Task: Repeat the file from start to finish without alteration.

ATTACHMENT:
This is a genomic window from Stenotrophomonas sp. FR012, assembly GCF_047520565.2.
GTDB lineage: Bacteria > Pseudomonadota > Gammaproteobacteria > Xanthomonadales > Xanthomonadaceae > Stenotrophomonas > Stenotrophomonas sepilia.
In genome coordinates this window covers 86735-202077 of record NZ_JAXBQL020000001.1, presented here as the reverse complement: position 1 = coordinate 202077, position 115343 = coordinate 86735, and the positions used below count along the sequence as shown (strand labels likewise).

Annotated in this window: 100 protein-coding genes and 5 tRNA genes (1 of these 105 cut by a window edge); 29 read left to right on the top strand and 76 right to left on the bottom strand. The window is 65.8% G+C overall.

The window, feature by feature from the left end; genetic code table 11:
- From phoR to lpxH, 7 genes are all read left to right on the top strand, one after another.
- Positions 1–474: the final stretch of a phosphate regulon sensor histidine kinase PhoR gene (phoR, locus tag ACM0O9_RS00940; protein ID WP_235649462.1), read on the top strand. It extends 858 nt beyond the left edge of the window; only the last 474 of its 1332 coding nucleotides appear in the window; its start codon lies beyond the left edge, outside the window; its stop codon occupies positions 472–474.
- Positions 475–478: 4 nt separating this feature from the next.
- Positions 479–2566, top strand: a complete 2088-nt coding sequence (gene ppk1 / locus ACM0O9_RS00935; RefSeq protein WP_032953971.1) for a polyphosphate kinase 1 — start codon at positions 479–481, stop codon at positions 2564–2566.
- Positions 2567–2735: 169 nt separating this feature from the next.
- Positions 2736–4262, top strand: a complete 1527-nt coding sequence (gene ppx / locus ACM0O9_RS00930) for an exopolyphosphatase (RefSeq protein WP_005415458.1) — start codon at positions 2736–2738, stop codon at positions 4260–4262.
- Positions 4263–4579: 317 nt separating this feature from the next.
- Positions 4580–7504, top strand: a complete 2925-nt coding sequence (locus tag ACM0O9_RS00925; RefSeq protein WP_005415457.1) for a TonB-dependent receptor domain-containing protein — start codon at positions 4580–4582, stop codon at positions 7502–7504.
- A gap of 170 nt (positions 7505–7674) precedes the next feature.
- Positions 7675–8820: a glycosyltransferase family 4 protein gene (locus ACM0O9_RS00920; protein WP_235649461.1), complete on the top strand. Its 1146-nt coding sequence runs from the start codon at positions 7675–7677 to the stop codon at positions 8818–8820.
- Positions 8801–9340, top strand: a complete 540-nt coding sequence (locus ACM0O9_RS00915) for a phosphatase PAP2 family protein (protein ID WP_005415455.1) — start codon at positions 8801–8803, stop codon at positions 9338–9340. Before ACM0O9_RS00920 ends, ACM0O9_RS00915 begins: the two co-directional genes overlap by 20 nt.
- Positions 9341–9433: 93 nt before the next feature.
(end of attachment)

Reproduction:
This is a genomic window from Stenotrophomonas sp. FR012, assembly GCF_047520565.2.
GTDB lineage: Bacteria > Pseudomonadota > Gammaproteobacteria > Xanthomonadales > Xanthomonadaceae > Stenotrophomonas > Stenotrophomonas sepilia.
In genome coordinates this window covers 86735-202077 of record NZ_JAXBQL020000001.1, presented here as the reverse complement: position 1 = coordinate 202077, position 115343 = coordinate 86735, and the positions used below count along the sequence as shown (strand labels likewise).

Annotated in this window: 100 protein-coding genes and 5 tRNA genes (1 of these 105 cut by a window edge); 29 read left to right on the top strand and 76 right to left on the bottom strand. The window is 65.8% G+C overall.

The window, feature by feature from the left end; genetic code table 11:
- From phoR to lpxH, 7 genes are all read left to right on the top strand, one after another.
- Positions 1–474: the final stretch of a phosphate regulon sensor histidine kinase PhoR gene (phoR, locus tag ACM0O9_RS00940; protein ID WP_235649462.1), read on the top strand. It extends 858 nt beyond the left edge of the window; only the last 474 of its 1332 coding nucleotides appear in the window; its start codon lies beyond the left edge, outside the window; its stop codon occupies positions 472–474.
- Positions 475–478: 4 nt separating this feature from the next.
- Positions 479–2566, top strand: a complete 2088-nt coding sequence (gene ppk1 / locus ACM0O9_RS00935; RefSeq protein WP_032953971.1) for a polyphosphate kinase 1 — start codon at positions 479–481, stop codon at positions 2564–2566.
- Positions 2567–2735: 169 nt separating this feature from the next.
- Positions 2736–4262, top strand: a complete 1527-nt coding sequence (gene ppx / locus ACM0O9_RS00930) for an exopolyphosphatase (RefSeq protein WP_005415458.1) — start codon at positions 2736–2738, stop codon at positions 4260–4262.
- Positions 4263–4579: 317 nt separating this feature from the next.
- Positions 4580–7504, top strand: a complete 2925-nt coding sequence (locus tag ACM0O9_RS00925; RefSeq protein WP_005415457.1) for a TonB-dependent receptor domain-containing protein — start codon at positions 4580–4582, stop codon at positions 7502–7504.
- A gap of 170 nt (positions 7505–7674) precedes the next feature.
- Positions 7675–8820: a glycosyltransferase family 4 protein gene (locus ACM0O9_RS00920; protein WP_235649461.1), complete on the top strand. Its 1146-nt coding sequence runs from the start codon at positions 7675–7677 to the stop codon at positions 8818–8820.
- Positions 8801–9340, top strand: a complete 540-nt coding sequence (locus ACM0O9_RS00915) for a phosphatase PAP2 family protein (protein ID WP_005415455.1) — start codon at positions 8801–8803, stop codon at positions 9338–9340. Before ACM0O9_RS00920 ends, ACM0O9_RS00915 begins: the two co-directional genes overlap by 20 nt.
- Positions 9341–9433: 93 nt before the next feature.